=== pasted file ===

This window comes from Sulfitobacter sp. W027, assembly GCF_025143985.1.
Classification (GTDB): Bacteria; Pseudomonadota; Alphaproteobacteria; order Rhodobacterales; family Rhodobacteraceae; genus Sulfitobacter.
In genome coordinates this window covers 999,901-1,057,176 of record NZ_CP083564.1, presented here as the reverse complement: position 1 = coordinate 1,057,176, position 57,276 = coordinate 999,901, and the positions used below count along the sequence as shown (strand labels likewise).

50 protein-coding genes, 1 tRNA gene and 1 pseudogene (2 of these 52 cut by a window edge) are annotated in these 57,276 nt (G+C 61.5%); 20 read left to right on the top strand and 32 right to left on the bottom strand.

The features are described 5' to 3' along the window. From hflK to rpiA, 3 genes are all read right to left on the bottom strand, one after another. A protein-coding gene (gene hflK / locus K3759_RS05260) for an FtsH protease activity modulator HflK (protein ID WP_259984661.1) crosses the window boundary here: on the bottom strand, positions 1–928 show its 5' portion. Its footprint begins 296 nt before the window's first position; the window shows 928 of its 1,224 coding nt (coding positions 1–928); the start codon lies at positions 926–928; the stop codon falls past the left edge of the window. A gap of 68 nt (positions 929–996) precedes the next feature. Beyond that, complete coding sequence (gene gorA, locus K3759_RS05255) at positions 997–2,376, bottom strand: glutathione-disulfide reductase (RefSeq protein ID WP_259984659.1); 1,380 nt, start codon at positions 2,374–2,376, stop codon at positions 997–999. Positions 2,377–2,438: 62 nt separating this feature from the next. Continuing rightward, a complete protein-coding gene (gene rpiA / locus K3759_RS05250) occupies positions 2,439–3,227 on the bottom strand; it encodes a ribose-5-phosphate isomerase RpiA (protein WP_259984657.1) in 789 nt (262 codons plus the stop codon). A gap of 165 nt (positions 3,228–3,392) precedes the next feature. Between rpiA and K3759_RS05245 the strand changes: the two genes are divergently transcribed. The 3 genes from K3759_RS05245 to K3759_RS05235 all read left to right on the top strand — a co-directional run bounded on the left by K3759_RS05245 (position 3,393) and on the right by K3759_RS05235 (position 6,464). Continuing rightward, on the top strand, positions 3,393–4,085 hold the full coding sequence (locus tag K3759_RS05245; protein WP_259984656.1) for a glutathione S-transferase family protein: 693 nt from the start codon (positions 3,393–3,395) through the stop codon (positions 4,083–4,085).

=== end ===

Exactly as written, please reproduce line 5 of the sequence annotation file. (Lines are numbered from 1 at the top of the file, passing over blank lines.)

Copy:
The features are described 5' to 3' along the window. From hflK to rpiA, 3 genes are all read right to left on the bottom strand, one after another. A protein-coding gene (gene hflK / locus K3759_RS05260) for an FtsH protease activity modulator HflK (protein ID WP_259984661.1) crosses the window boundary here: on the bottom strand, positions 1–928 show its 5' portion. Its footprint begins 296 nt before the window's first position; the window shows 928 of its 1,224 coding nt (coding positions 1–928); the start codon lies at positions 926–928; the stop codon falls past the left edge of the window. A gap of 68 nt (positions 929–996) precedes the next feature. Beyond that, complete coding sequence (gene gorA, locus K3759_RS05255) at positions 997–2,376, bottom strand: glutathione-disulfide reductase (RefSeq protein ID WP_259984659.1); 1,380 nt, start codon at positions 2,374–2,376, stop codon at positions 997–999. Positions 2,377–2,438: 62 nt separating this feature from the next. Continuing rightward, a complete protein-coding gene (gene rpiA / locus K3759_RS05250) occupies positions 2,439–3,227 on the bottom strand; it encodes a ribose-5-phosphate isomerase RpiA (protein WP_259984657.1) in 789 nt (262 codons plus the stop codon). A gap of 165 nt (positions 3,228–3,392) precedes the next feature. Between rpiA and K3759_RS05245 the strand changes: the two genes are divergently transcribed. The 3 genes from K3759_RS05245 to K3759_RS05235 all read left to right on the top strand — a co-directional run bounded on the left by K3759_RS05245 (position 3,393) and on the right by K3759_RS05235 (position 6,464). Continuing rightward, on the top strand, positions 3,393–4,085 hold the full coding sequence (locus tag K3759_RS05245; protein WP_259984656.1) for a glutathione S-transferase family protein: 693 nt from the start codon (positions 3,393–3,395) through the stop codon (positions 4,083–4,085).